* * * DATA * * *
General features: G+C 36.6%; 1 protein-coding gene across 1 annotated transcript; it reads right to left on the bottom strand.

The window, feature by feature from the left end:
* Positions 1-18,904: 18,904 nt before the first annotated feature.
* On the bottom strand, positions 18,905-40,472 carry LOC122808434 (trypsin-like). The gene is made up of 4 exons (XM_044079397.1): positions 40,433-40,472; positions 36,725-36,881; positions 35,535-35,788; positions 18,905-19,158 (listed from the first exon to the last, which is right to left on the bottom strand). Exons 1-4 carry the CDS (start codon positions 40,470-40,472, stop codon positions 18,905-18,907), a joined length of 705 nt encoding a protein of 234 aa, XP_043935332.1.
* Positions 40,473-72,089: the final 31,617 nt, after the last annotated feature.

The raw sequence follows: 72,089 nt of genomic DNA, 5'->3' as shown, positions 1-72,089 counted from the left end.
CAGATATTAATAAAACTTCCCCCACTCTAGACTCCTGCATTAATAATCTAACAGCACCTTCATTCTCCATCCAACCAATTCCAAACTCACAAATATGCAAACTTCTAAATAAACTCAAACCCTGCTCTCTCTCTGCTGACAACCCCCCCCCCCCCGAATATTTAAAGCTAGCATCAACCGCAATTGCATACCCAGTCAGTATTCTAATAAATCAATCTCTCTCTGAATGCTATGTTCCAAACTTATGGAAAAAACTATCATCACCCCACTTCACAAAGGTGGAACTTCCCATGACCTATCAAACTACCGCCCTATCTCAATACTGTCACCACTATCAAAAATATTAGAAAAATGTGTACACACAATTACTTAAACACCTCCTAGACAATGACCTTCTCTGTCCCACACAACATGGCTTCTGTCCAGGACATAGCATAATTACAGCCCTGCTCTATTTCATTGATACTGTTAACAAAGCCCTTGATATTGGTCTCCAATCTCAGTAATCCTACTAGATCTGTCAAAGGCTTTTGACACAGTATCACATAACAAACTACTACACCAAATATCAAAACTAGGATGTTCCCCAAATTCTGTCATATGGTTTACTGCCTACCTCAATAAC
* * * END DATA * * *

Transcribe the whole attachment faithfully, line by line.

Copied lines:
General features: G+C 36.6%; 1 protein-coding gene across 1 annotated transcript; it reads right to left on the bottom strand.

The window, feature by feature from the left end:
* Positions 1-18,904: 18,904 nt before the first annotated feature.
* On the bottom strand, positions 18,905-40,472 carry LOC122808434 (trypsin-like). The gene is made up of 4 exons (XM_044079397.1): positions 40,433-40,472; positions 36,725-36,881; positions 35,535-35,788; positions 18,905-19,158 (listed from the first exon to the last, which is right to left on the bottom strand). Exons 1-4 carry the CDS (start codon positions 40,470-40,472, stop codon positions 18,905-18,907), a joined length of 705 nt encoding a protein of 234 aa, XP_043935332.1.
* Positions 40,473-72,089: the final 31,617 nt, after the last annotated feature.

The raw sequence follows: 72,089 nt of genomic DNA, 5'->3' as shown, positions 1-72,089 counted from the left end.
CAGATATTAATAAAACTTCCCCCACTCTAGACTCCTGCATTAATAATCTAACAGCACCTTCATTCTCCATCCAACCAATTCCAAACTCACAAATATGCAAACTTCTAAATAAACTCAAACCCTGCTCTCTCTCTGCTGACAACCCCCCCCCCCCCGAATATTTAAAGCTAGCATCAACCGCAATTGCATACCCAGTCAGTATTCTAATAAATCAATCTCTCTCTGAATGCTATGTTCCAAACTTATGGAAAAAACTATCATCACCCCACTTCACAAAGGTGGAACTTCCCATGACCTATCAAACTACCGCCCTATCTCAATACTGTCACCACTATCAAAAATATTAGAAAAATGTGTACACACAATTACTTAAACACCTCCTAGACAATGACCTTCTCTGTCCCACACAACATGGCTTCTGTCCAGGACATAGCATAATTACAGCCCTGCTCTATTTCATTGATACTGTTAACAAAGCCCTTGATATTGGTCTCCAATCTCAGTAATCCTACTAGATCTGTCAAAGGCTTTTGACACAGTATCACATAACAAACTACTACACCAAATATCAAAACTAGGATGTTCCCCAAATTCTGTCATATGGTTTACTGCCTACCTCAATAAC